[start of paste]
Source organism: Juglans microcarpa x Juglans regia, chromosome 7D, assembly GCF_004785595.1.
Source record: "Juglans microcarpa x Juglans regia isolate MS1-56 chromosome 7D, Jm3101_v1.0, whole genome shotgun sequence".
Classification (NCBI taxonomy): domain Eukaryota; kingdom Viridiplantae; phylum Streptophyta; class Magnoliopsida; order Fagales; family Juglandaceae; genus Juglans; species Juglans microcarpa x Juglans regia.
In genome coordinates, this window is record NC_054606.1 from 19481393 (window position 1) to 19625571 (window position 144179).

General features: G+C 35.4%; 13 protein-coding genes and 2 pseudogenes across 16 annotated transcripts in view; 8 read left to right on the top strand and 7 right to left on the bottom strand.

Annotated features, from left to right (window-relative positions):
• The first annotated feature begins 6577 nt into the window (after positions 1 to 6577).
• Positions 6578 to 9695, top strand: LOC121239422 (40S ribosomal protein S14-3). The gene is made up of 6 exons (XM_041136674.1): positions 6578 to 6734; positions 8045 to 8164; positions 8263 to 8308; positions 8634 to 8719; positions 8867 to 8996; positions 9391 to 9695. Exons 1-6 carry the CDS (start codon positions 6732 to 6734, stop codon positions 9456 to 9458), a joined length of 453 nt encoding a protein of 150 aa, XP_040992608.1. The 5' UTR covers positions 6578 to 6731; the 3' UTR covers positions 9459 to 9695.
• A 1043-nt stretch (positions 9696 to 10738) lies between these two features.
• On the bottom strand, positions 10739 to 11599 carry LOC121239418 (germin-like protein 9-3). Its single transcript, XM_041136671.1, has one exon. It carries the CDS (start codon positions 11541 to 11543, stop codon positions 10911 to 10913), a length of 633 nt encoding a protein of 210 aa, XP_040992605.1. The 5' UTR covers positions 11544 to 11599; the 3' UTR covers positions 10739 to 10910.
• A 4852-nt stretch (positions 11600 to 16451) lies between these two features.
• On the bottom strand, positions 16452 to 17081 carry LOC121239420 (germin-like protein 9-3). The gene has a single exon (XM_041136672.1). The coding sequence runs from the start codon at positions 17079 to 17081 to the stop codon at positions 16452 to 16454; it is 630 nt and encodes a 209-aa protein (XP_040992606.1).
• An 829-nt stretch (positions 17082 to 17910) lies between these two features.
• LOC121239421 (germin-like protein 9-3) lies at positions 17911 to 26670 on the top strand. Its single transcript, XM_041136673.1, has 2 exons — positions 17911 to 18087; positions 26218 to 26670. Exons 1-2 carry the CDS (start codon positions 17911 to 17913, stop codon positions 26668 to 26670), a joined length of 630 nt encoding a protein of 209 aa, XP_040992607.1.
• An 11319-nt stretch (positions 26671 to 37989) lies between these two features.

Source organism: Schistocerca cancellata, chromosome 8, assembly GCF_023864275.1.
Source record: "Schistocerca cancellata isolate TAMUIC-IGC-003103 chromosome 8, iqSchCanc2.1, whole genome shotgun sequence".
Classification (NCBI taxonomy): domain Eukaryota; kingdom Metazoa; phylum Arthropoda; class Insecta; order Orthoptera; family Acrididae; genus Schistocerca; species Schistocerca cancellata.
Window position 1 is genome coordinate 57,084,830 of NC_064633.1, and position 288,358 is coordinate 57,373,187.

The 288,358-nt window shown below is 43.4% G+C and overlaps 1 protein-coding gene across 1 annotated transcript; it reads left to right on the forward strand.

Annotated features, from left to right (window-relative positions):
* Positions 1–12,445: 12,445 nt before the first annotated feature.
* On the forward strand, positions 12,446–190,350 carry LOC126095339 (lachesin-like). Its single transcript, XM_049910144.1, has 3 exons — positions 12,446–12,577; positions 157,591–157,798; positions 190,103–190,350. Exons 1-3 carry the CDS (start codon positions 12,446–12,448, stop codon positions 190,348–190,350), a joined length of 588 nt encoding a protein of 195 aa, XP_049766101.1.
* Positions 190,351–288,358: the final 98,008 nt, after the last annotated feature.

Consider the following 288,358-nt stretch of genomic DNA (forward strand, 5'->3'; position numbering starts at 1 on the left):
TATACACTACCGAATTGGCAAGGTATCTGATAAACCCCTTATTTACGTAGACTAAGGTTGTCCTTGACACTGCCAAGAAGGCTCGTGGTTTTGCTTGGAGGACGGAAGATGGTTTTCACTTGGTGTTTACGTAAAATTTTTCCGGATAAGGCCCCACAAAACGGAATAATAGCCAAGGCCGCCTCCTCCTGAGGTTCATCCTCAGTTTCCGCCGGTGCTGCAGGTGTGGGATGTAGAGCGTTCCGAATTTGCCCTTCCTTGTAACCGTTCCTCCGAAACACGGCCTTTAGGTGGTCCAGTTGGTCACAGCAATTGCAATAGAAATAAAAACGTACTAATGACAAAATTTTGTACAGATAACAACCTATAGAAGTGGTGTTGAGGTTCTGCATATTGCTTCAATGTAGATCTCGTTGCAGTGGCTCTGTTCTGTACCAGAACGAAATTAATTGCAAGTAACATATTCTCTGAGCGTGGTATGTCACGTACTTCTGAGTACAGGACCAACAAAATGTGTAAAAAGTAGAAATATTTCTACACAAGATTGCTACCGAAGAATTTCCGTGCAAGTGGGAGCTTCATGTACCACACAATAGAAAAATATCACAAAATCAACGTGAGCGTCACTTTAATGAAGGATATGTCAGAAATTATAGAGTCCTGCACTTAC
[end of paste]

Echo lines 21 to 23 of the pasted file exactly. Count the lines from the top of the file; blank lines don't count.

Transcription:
Annotated features, from left to right (window-relative positions):
* Positions 1–12,445: 12,445 nt before the first annotated feature.
* On the forward strand, positions 12,446–190,350 carry LOC126095339 (lachesin-like). Its single transcript, XM_049910144.1, has 3 exons — positions 12,446–12,577; positions 157,591–157,798; positions 190,103–190,350. Exons 1-3 carry the CDS (start codon positions 12,446–12,448, stop codon positions 190,348–190,350), a joined length of 588 nt encoding a protein of 195 aa, XP_049766101.1.